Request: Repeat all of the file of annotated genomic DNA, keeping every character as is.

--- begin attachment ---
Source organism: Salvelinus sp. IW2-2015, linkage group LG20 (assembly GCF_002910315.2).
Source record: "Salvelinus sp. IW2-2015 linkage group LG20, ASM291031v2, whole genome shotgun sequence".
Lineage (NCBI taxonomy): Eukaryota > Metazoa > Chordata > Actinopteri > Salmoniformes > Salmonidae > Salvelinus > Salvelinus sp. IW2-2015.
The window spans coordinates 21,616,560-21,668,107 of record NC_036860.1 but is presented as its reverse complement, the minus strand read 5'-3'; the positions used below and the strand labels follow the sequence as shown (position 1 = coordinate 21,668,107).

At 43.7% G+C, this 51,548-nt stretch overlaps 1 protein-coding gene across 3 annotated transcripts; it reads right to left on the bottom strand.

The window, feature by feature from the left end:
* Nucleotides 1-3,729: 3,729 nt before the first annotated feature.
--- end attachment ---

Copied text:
Source organism: Salvelinus sp. IW2-2015, linkage group LG20 (assembly GCF_002910315.2).
Source record: "Salvelinus sp. IW2-2015 linkage group LG20, ASM291031v2, whole genome shotgun sequence".
Lineage (NCBI taxonomy): Eukaryota > Metazoa > Chordata > Actinopteri > Salmoniformes > Salmonidae > Salvelinus > Salvelinus sp. IW2-2015.
The window spans coordinates 21,616,560-21,668,107 of record NC_036860.1 but is presented as its reverse complement, the minus strand read 5'-3'; the positions used below and the strand labels follow the sequence as shown (position 1 = coordinate 21,668,107).

At 43.7% G+C, this 51,548-nt stretch overlaps 1 protein-coding gene across 3 annotated transcripts; it reads right to left on the bottom strand.

The window, feature by feature from the left end:
* Nucleotides 1-3,729: 3,729 nt before the first annotated feature.